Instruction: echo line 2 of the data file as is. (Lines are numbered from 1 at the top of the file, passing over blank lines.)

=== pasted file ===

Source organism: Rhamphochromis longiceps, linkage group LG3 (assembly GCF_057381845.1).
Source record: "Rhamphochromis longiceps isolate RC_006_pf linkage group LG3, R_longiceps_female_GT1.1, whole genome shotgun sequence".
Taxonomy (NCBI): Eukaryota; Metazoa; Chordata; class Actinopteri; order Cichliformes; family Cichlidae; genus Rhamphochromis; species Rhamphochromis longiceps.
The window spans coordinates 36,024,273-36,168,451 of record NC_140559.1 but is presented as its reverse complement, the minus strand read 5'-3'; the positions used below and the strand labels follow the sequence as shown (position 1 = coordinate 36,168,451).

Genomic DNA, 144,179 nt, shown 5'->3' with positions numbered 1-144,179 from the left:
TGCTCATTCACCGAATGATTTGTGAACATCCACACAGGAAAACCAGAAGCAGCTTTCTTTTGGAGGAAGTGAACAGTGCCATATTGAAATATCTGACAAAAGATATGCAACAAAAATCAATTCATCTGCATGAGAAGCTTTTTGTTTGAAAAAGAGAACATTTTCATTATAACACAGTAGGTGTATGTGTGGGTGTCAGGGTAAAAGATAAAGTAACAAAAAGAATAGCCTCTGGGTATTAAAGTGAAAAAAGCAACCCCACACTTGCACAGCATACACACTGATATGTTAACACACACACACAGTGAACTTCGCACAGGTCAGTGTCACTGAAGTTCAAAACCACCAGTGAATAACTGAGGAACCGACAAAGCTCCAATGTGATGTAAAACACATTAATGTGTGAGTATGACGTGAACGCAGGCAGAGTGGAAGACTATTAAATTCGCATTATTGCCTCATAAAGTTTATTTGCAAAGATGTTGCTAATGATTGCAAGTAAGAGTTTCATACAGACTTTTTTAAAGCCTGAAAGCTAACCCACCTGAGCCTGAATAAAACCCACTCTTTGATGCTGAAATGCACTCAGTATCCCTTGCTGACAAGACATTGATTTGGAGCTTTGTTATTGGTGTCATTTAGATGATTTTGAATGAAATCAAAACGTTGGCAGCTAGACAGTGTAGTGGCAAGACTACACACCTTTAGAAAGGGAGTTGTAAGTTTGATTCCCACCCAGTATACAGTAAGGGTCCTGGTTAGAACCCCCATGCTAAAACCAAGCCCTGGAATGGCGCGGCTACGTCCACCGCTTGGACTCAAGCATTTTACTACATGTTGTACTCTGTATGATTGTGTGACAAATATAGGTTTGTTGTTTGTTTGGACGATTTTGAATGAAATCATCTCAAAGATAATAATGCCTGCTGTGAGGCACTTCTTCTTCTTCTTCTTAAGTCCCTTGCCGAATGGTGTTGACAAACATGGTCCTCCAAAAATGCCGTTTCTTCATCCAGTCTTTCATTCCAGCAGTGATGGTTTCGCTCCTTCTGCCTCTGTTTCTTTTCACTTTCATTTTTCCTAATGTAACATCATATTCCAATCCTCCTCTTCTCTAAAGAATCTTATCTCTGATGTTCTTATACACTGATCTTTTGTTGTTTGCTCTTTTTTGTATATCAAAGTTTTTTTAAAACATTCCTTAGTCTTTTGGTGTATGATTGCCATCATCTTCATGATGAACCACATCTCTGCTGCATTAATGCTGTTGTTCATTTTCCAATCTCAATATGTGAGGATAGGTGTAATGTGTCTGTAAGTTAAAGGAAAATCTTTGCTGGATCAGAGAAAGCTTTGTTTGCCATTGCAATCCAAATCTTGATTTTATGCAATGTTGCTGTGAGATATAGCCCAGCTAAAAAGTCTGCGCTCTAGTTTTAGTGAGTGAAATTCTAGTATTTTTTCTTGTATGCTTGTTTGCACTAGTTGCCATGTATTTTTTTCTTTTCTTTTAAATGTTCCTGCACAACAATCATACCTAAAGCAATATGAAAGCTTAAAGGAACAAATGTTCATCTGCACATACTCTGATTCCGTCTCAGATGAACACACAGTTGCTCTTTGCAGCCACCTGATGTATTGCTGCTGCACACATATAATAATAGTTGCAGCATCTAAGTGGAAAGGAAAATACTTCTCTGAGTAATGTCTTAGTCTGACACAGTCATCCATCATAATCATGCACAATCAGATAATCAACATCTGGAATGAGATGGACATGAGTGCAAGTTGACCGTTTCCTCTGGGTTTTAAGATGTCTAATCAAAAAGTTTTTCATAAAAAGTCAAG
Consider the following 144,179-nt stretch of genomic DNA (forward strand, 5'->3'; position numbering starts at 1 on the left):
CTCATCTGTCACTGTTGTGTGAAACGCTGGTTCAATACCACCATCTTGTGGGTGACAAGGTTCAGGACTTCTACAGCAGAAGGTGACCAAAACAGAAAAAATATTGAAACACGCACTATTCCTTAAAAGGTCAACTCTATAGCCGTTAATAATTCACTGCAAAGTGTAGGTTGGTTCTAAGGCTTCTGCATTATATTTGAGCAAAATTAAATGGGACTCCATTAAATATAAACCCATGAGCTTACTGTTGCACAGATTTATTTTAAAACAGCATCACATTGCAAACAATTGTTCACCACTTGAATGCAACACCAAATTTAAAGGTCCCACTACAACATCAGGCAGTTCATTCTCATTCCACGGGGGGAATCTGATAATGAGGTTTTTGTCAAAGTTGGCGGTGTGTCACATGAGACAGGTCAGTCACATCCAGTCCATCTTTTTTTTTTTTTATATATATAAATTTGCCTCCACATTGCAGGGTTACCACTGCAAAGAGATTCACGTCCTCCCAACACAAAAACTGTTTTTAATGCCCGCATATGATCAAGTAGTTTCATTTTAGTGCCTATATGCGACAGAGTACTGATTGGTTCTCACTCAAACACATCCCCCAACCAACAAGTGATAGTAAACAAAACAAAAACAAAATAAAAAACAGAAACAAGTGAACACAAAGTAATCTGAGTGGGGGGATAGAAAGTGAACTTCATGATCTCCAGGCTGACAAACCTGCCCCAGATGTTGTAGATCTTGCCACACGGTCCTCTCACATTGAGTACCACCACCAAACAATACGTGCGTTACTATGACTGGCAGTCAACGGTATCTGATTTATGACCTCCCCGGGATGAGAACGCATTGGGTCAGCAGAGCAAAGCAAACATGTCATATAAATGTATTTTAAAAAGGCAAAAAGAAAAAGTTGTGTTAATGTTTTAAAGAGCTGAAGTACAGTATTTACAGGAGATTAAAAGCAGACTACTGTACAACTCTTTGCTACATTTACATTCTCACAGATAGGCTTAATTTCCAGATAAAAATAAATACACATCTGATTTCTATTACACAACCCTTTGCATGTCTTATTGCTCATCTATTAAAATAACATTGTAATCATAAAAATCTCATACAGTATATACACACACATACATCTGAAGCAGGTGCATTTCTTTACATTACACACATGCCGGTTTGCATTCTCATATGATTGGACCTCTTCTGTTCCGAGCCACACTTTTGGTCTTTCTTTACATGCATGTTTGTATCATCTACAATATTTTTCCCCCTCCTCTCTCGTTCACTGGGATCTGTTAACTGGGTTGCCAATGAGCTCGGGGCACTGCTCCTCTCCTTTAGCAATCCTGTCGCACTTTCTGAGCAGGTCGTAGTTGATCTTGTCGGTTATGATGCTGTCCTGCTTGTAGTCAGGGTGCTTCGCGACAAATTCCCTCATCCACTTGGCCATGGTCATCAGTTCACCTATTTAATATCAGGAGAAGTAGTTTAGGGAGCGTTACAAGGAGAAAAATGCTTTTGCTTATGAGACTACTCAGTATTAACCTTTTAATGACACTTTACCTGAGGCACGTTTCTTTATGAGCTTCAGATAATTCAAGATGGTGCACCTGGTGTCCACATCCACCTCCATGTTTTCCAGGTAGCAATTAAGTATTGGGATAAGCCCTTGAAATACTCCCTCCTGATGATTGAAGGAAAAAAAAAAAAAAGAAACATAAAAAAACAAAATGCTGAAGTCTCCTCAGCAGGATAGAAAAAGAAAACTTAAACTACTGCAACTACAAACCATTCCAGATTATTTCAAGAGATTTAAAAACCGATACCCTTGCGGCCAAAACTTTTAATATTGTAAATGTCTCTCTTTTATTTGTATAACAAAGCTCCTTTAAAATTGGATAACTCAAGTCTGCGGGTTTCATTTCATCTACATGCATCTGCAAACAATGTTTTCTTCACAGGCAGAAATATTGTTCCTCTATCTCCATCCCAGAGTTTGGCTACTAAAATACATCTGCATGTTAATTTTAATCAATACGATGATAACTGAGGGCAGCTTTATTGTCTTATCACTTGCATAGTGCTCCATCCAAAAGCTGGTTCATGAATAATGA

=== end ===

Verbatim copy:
Source record: "Rhamphochromis longiceps isolate RC_006_pf linkage group LG3, R_longiceps_female_GT1.1, whole genome shotgun sequence".